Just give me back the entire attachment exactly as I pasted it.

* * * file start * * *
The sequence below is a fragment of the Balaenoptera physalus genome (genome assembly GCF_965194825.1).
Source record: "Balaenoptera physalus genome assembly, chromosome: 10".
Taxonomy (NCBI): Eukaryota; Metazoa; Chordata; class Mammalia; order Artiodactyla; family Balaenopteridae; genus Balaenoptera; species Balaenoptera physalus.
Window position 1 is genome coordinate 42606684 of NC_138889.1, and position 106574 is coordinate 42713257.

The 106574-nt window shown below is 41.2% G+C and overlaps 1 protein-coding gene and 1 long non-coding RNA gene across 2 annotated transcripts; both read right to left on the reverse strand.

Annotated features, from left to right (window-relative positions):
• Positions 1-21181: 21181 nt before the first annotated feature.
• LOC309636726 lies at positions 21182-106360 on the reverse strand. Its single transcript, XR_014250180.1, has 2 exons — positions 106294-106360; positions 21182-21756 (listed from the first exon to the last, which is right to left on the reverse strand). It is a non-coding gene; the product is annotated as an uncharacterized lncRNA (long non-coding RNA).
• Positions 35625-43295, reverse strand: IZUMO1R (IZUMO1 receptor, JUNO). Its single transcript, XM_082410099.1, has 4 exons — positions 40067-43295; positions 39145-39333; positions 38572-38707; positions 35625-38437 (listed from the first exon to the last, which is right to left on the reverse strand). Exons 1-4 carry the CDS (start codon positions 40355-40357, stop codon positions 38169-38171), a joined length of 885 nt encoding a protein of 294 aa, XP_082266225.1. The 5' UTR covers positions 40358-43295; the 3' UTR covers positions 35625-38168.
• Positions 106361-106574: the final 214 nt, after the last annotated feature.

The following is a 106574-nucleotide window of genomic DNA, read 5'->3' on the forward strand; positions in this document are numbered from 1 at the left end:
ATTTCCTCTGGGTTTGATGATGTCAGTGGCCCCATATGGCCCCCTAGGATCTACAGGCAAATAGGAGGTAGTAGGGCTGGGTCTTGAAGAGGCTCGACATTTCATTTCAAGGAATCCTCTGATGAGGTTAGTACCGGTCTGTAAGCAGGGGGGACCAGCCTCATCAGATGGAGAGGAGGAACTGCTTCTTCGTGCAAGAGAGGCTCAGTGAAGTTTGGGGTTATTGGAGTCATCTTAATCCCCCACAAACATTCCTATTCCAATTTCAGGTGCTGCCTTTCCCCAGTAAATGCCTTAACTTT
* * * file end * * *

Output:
The sequence below is a fragment of the Balaenoptera physalus genome (genome assembly GCF_965194825.1).
Source record: "Balaenoptera physalus genome assembly, chromosome: 10".
Taxonomy (NCBI): Eukaryota; Metazoa; Chordata; class Mammalia; order Artiodactyla; family Balaenopteridae; genus Balaenoptera; species Balaenoptera physalus.
Window position 1 is genome coordinate 42606684 of NC_138889.1, and position 106574 is coordinate 42713257.

The 106574-nt window shown below is 41.2% G+C and overlaps 1 protein-coding gene and 1 long non-coding RNA gene across 2 annotated transcripts; both read right to left on the reverse strand.

Annotated features, from left to right (window-relative positions):
• Positions 1-21181: 21181 nt before the first annotated feature.
• LOC309636726 lies at positions 21182-106360 on the reverse strand. Its single transcript, XR_014250180.1, has 2 exons — positions 106294-106360; positions 21182-21756 (listed from the first exon to the last, which is right to left on the reverse strand). It is a non-coding gene; the product is annotated as an uncharacterized lncRNA (long non-coding RNA).
• Positions 35625-43295, reverse strand: IZUMO1R (IZUMO1 receptor, JUNO). Its single transcript, XM_082410099.1, has 4 exons — positions 40067-43295; positions 39145-39333; positions 38572-38707; positions 35625-38437 (listed from the first exon to the last, which is right to left on the reverse strand). Exons 1-4 carry the CDS (start codon positions 40355-40357, stop codon positions 38169-38171), a joined length of 885 nt encoding a protein of 294 aa, XP_082266225.1. The 5' UTR covers positions 40358-43295; the 3' UTR covers positions 35625-38168.
• Positions 106361-106574: the final 214 nt, after the last annotated feature.

The following is a 106574-nucleotide window of genomic DNA, read 5'->3' on the forward strand; positions in this document are numbered from 1 at the left end:
ATTTCCTCTGGGTTTGATGATGTCAGTGGCCCCATATGGCCCCCTAGGATCTACAGGCAAATAGGAGGTAGTAGGGCTGGGTCTTGAAGAGGCTCGACATTTCATTTCAAGGAATCCTCTGATGAGGTTAGTACCGGTCTGTAAGCAGGGGGGACCAGCCTCATCAGATGGAGAGGAGGAACTGCTTCTTCGTGCAAGAGAGGCTCAGTGAAGTTTGGGGTTATTGGAGTCATCTTAATCCCCCACAAACATTCCTATTCCAATTTCAGGTGCTGCCTTTCCCCAGTAAATGCCTTAACTTT